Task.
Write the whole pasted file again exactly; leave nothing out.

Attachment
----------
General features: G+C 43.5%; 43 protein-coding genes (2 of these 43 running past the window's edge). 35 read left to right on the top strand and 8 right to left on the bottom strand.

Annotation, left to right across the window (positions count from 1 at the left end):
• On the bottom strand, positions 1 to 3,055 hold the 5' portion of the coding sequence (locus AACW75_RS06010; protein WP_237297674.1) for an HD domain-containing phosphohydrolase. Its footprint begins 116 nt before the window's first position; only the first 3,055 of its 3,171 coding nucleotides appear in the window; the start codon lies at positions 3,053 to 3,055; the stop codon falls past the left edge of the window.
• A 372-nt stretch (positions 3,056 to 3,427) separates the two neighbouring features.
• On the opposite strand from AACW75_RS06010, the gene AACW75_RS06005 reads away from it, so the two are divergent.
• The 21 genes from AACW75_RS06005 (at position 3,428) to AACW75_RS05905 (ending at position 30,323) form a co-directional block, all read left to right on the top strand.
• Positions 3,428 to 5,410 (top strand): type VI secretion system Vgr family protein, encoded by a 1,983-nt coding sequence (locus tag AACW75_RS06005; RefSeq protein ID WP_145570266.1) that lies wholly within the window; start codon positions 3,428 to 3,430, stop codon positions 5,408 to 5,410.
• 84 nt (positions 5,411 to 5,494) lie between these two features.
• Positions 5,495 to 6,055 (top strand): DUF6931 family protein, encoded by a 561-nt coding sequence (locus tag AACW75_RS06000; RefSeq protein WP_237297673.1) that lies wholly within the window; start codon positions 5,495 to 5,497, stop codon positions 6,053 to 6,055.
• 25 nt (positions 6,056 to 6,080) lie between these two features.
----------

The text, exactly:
General features: G+C 43.5%; 43 protein-coding genes (2 of these 43 running past the window's edge). 35 read left to right on the top strand and 8 right to left on the bottom strand.

Annotation, left to right across the window (positions count from 1 at the left end):
• On the bottom strand, positions 1 to 3,055 hold the 5' portion of the coding sequence (locus AACW75_RS06010; protein WP_237297674.1) for an HD domain-containing phosphohydrolase. Its footprint begins 116 nt before the window's first position; only the first 3,055 of its 3,171 coding nucleotides appear in the window; the start codon lies at positions 3,053 to 3,055; the stop codon falls past the left edge of the window.
• A 372-nt stretch (positions 3,056 to 3,427) separates the two neighbouring features.
• On the opposite strand from AACW75_RS06010, the gene AACW75_RS06005 reads away from it, so the two are divergent.
• The 21 genes from AACW75_RS06005 (at position 3,428) to AACW75_RS05905 (ending at position 30,323) form a co-directional block, all read left to right on the top strand.
• Positions 3,428 to 5,410 (top strand): type VI secretion system Vgr family protein, encoded by a 1,983-nt coding sequence (locus tag AACW75_RS06005; RefSeq protein ID WP_145570266.1) that lies wholly within the window; start codon positions 3,428 to 3,430, stop codon positions 5,408 to 5,410.
• 84 nt (positions 5,411 to 5,494) lie between these two features.
• Positions 5,495 to 6,055 (top strand): DUF6931 family protein, encoded by a 561-nt coding sequence (locus tag AACW75_RS06000; RefSeq protein WP_237297673.1) that lies wholly within the window; start codon positions 5,495 to 5,497, stop codon positions 6,053 to 6,055.
• 25 nt (positions 6,056 to 6,080) lie between these two features.